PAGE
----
Stories tagged animal attack


Here's what we know...: But what happened before?
Here's what we know...: But what happened before?Courtesy JGordon
Check this story out, Buzz-gumshoes: An Australian man has been sent to the hospital after a vicious wombat attack.

Interesting. Very interesting, eh, Buzzketeers? It sounds like our kind of story.

Here are the facts… as they have been reported so far:
-Bruce Kringle, 60, of Flowerdale, Australia, was stepping out of his home when he “felt something attack his leg.”
-The attacking party was a wombat, a badger-like marsupial.
-The wombat managed to knock Mr. Kringle off of his feet, and then climbed onto his chest and proceeded to savage the man for 20 or so minutes.
-An axe was within arm’s reach, and Mr. Kringle used it to kill the wombat.
-Mr. Kringle was then admitted to hospital with puncture wounds in his arms and legs.
-Wombats are generally docile creatures. This individual’s aggression might be explained by a irritating case of the mange.

I don’t know about y’all, but when I add all that up, I only produce one answer: WTF! (That stands for “Wombat Tale: False!”)

Here are some additional questions and considerations we must account for, before this case can be closed:
-Who is “Bruce Kringle”? Could he be the same person as Branson Kringle, the Special Forces soldier who came out of retirement to rescue a group of kidnapped missionaries in Myanmar, only to disappear once again when the mission was complete?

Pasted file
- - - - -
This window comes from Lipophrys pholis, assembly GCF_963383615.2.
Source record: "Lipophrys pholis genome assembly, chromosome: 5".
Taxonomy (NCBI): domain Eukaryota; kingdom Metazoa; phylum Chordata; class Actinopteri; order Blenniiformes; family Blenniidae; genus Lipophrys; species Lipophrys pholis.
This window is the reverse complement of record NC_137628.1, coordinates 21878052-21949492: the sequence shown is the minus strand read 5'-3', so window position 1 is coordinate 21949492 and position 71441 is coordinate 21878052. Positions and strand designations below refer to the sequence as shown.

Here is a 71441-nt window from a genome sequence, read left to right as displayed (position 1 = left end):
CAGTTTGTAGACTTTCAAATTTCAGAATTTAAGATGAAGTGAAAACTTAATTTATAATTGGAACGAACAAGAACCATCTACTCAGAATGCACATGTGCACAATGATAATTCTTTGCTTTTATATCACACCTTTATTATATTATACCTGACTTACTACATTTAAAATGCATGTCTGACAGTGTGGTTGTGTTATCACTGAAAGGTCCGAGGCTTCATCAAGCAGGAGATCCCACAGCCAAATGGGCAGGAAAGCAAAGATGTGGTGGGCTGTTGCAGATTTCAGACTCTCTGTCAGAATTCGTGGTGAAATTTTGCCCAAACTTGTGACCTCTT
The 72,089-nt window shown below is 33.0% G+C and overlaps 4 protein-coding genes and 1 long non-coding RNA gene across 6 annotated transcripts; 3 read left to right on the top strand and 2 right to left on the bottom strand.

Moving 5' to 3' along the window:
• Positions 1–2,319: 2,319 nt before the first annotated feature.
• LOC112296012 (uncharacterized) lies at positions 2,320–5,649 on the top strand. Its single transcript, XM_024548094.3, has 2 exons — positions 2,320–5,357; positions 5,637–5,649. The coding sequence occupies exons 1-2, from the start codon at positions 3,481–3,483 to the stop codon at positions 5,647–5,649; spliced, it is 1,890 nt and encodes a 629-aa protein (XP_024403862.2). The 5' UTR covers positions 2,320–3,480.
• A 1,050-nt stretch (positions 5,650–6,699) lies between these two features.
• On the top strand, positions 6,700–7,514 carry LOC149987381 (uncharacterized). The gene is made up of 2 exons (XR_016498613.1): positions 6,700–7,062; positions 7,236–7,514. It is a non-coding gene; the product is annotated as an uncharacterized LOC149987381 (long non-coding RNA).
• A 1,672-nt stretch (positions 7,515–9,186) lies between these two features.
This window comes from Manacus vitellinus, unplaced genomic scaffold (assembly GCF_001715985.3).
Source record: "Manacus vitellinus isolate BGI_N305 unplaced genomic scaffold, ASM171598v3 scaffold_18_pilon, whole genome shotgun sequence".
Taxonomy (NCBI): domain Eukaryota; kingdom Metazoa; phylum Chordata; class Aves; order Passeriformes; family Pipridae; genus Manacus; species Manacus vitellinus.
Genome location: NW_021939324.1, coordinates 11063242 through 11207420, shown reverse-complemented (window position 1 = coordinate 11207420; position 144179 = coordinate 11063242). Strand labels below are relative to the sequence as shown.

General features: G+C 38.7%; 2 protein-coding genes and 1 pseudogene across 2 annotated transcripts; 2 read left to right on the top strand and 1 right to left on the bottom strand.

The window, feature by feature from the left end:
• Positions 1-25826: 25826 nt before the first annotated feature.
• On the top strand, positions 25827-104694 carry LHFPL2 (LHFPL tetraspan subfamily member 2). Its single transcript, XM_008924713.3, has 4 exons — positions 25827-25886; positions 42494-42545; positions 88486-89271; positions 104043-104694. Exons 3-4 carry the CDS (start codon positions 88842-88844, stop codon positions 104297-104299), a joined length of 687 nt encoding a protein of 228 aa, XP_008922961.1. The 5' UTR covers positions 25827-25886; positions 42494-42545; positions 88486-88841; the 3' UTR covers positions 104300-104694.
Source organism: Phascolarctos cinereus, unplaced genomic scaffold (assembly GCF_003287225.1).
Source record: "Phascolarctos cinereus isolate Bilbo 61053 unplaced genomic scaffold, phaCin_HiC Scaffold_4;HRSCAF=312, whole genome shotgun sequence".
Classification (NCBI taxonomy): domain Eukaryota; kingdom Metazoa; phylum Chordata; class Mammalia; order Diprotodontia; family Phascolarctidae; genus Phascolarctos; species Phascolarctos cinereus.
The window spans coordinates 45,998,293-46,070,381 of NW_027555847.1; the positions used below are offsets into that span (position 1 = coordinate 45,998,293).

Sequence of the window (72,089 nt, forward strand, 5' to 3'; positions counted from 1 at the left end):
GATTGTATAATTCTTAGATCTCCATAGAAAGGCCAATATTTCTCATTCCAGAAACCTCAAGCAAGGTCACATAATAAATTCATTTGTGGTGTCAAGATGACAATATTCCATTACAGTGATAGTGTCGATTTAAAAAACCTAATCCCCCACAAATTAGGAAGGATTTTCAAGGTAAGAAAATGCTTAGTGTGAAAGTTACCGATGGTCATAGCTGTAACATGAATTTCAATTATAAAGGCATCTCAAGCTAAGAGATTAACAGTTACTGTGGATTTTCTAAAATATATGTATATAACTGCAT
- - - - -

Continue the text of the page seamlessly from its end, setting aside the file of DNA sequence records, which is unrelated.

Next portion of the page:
-Wombats can be several feet long, and weigh nearly 80 pounds, and they can achieve speeds of nearly 25 miles per hour. Without knowing the creature’s rate of acceleration, I can’t determine how much force it could have struck Mr. Kringle with (force=mass x acceleration), but it seems reasonable that the marsupial could have mustered enough force to knock the man over… except
-If Mr. Kringle “felt an attack” at his leg as soon as he stepped outside. This seems to imply that he was not immediately rammed by the attacking wombat. So… what? He was bitten, and then allowed the creature to back up and charge? While he was still so near to his front door? Hmm. How did Kringle end up on his back?
-Do something for me, Buzzketeers: tap your pointer fingers against each other. Continue to tap them for one whole minute. It feels like an awfully long time, doesn’t it? Now imagine that, instead of tapping your fingers for that minute, you were being attacked by something that looks like a wolf-sized hamster. And then multiply that length of time by twenty. That’s a long time to be attacked by a wolf-sized hamster (or by a wombat.)
-At what point did the axe appear within arm’s reach?
-Wombats, it seems, are actually not known to be particularly docile, especially when defending their territory from intruders.
-Mr. Kringle was, in fact, stepping out of his “caravan,” which is Australian for “RV.” He was living in the vehicle while his home was being rebuilt (it was destroyed in last year’s Black Saturday bush fires.)

Despite being an otherwise impeccably reliable newspaper, I feel like the Telegraph is withholding information from us.

It seems that Bruce may have been forced to temporarily move his caravan into wombat territory… but what was it about that day that made the wombat finally snap? How did Bruce get knocked over? And who gave Bruce the axe… only after allowing him to be attacked for twenty finger-tapping minutes?